Donor Conception Awareness Day: How I Talk to My Daughter About Being Donor Conceived

April 27 is International Donor Conception Awareness Day. As the parent of a child born through egg donation, this day is personal to me and my family. It’s a day dedicated to raising awareness about families like ours and advocating for the needs and rights of people like my daughter, Corinne, who were born through third-party reproduction. 

I’m seven years into the journey of raising a donor-conceived child. It hasn’t always been easy, but most days I feel like I’m getting it right. I’m continuing to learn more and more from the donor-conceived community that is helping to educate parents and the industry about the unique challenges and perspectives of donor-conceived people (DCP). If you haven’t read the 2020 “We Are Donor Conceived Survey,” check it out here.

In honor of Donor Conception Awareness Day, I wanted to share a few tips for intended and recipient parents regarding how to approach talking with your child about being donor conceived based on my personal experience.

  1. Start early
    There was never a question in our family as to whether Corinne would know the truth about her conception. The goal has always been for her to never recall a time when we sat her down and said, “We have something important to tell you.” It would just be part of her story.
    We started by reading books about egg donation to Corinne when she was around a year and half. These books explain conception in the simplest of terms and how sometimes the part that’s needed from the mommy doesn’t work, so the parents need help to have a baby. It’s a great way to lay the groundwork for future conversations with your child.
  2. Let the conversation evolve over time
    Telling your child their conception story once is not enough. It’s an ongoing conversation that progresses over time. As Corinne has gotten older, the conversation in our family has evolved to explain that while most people have two branches in their family tree, she actually has three – me, her dad and the donor (whom we refer to by name) – and there are certain things she gets from all of us. For example, she gets her smile and love of video games from her dad, her blue eyes and athletic ability from the donor and her sense of humor and affectionate nature from me. In listening to the advice of DCP, we make a conscious effort to recognize and celebrate all the unique traits that make up Corinne’s identity, including those she gets from the donor.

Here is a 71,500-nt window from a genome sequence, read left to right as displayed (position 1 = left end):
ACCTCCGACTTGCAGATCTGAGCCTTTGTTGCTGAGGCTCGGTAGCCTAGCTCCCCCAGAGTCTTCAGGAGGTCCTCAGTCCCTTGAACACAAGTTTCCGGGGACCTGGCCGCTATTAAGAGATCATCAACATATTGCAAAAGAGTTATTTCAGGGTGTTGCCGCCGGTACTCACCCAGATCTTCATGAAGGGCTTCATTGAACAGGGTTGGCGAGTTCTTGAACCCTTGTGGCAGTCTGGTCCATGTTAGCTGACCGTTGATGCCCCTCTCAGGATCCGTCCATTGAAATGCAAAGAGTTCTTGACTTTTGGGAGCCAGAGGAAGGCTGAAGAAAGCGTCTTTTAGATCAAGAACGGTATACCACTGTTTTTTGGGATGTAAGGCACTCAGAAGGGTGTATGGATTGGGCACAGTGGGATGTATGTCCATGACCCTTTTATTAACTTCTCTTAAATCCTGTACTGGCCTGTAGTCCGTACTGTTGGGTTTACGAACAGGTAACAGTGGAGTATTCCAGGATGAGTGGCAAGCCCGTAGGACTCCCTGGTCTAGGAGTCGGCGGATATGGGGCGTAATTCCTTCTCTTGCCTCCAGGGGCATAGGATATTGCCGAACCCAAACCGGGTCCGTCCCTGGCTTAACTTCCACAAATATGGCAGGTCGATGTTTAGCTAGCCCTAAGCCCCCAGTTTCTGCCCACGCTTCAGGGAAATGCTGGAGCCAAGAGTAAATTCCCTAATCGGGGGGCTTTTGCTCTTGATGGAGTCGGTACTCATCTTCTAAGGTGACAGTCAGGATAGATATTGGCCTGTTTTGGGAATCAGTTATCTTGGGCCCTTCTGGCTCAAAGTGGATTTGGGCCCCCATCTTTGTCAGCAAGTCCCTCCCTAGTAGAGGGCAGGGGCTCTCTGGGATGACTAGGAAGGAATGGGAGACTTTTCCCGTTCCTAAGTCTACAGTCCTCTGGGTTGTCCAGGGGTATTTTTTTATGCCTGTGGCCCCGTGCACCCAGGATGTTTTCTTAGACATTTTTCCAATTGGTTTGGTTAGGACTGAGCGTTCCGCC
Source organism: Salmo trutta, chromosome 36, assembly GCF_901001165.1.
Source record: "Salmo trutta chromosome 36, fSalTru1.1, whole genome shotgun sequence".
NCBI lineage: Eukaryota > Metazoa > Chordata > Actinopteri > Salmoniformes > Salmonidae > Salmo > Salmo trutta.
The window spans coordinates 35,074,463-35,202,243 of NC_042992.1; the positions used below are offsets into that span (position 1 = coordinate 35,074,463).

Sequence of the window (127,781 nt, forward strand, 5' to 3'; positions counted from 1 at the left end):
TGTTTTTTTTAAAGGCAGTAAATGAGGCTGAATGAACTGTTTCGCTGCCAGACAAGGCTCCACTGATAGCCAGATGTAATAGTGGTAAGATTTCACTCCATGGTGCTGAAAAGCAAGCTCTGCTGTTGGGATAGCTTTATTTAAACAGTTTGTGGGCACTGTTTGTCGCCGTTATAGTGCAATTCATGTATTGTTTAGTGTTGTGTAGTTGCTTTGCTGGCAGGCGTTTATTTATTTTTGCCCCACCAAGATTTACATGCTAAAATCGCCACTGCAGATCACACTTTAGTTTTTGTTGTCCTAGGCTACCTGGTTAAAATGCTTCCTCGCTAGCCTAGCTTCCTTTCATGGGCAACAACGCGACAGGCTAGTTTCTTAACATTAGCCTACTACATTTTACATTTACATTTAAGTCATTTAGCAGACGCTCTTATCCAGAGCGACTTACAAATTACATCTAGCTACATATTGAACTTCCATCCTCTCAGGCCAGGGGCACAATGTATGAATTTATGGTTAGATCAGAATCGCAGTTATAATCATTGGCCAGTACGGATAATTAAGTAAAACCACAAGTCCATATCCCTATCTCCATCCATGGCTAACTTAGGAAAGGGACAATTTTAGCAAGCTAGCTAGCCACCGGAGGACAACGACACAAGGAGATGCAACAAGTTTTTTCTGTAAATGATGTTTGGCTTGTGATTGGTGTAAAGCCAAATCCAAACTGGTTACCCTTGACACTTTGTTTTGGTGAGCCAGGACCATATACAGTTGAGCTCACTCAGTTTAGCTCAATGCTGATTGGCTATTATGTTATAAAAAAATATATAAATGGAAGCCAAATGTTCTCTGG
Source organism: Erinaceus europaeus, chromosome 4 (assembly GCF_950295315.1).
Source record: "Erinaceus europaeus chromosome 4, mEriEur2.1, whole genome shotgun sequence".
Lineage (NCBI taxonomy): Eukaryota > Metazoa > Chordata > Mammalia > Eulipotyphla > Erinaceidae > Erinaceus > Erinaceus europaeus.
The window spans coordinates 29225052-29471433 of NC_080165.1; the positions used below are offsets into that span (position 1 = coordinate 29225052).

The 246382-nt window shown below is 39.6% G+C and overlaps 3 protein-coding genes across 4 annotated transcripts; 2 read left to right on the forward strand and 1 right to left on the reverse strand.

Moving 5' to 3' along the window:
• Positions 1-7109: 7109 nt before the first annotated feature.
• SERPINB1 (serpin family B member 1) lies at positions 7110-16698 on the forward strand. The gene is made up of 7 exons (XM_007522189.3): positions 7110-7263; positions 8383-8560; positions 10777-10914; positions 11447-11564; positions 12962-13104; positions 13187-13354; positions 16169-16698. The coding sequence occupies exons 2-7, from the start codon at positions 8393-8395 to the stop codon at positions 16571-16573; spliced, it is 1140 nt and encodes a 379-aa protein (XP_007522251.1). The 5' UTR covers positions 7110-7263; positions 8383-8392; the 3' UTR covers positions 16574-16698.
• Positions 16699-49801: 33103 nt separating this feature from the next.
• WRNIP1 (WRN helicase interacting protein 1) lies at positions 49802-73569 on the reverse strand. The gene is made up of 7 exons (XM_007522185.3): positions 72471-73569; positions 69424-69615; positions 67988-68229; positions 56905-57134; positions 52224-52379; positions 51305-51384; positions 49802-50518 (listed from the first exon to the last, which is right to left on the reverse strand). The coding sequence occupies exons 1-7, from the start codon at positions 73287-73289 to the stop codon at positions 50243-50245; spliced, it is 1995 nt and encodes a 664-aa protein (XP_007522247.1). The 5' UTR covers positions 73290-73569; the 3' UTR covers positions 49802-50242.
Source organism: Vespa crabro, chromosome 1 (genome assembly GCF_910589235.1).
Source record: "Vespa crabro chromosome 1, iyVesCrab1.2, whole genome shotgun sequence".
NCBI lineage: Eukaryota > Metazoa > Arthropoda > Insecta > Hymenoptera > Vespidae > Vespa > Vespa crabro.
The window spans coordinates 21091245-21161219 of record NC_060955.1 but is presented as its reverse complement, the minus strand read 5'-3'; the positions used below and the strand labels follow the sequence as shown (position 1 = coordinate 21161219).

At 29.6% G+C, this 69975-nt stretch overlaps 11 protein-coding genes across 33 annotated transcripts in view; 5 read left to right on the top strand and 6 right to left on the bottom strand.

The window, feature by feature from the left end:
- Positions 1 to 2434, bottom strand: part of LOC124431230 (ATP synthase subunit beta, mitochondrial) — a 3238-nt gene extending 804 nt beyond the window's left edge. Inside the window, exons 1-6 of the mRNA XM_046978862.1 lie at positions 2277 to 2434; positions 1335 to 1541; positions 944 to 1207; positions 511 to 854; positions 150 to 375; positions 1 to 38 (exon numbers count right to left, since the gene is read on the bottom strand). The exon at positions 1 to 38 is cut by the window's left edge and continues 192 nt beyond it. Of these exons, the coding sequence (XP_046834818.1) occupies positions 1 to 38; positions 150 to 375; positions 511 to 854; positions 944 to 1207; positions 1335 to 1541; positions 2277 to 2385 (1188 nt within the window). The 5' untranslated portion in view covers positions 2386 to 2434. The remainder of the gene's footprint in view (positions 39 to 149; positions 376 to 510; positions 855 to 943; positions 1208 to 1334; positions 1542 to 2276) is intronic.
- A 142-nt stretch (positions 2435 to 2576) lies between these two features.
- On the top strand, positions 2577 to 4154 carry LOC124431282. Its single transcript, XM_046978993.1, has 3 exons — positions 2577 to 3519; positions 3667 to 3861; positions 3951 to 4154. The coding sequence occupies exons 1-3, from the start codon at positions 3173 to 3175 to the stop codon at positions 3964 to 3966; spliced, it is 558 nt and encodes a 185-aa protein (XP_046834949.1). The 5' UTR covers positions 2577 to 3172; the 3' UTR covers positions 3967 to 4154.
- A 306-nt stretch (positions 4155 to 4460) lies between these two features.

3. Initiate conversations and encourage questions
    Corinne being donor-conceived is not something we talk about on a daily or weekly basis, but her dad and I do look for opportunities to bring it up organically. It can be as simple as pointing out how fast she runs and mentioning that the donor was a cross-country runner in high school, so that’s a skill Corinne probably gets from her. Other times it’s more direct. For example, if we are reading one of the stories about egg donation, I may share why we chose our donor and what we liked most about her.

Recently, I’ve noticed that Corinne has started to personalize the stories more. She will ask me to replace the names of the parents in the book with my name and my husband’s name and to use our donor’s name. She is also starting to make her own observations and connect them to being donor conceived. For instance, she recently made a comment about how much she likes to draw and wondered if the donor likes to draw, too.

Sometimes Corinne will ask questions about the donor. How old is she? Where does she live? Does she have kids? I’m fortunate in that I have been able to establish contact with our donor over the past few years, so I will often know the answers to her questions.

As a parent, it’s encouraging for me to see that Corinne feels comfortable coming to me with questions about the donor or bringing her up in conversation. That doesn’t mean it’s always easy. Sometimes an insecurity about being the non-genetic parent will pop up and take me by surprise. In those instances, I try to give myself the grace and the space to work though whatever it is that’s bothering me because more than anything, I want Corinne to know that she can always come to me, and no question is off limits.

The most important thing I’ve learned on this journey is that being open and honest with my daughter builds trust. Every question and every conversation is an opportunity to strengthen the bond between us.

It’s ironic that one of my biggest fears about egg donation prior to becoming a mom was – will I be able to bond with my child if we don’t share a genetic connection? Some of the sweetest moments with Corinne have been when she asked me a question about the donor (her biological mother), and I answered her truthfully or said I would try to find out the answer if I didn’t know it. These conversations usually end with Corinne cuddling up in my lap, putting her head on my shoulder and saying, “I love you, Mommy.”

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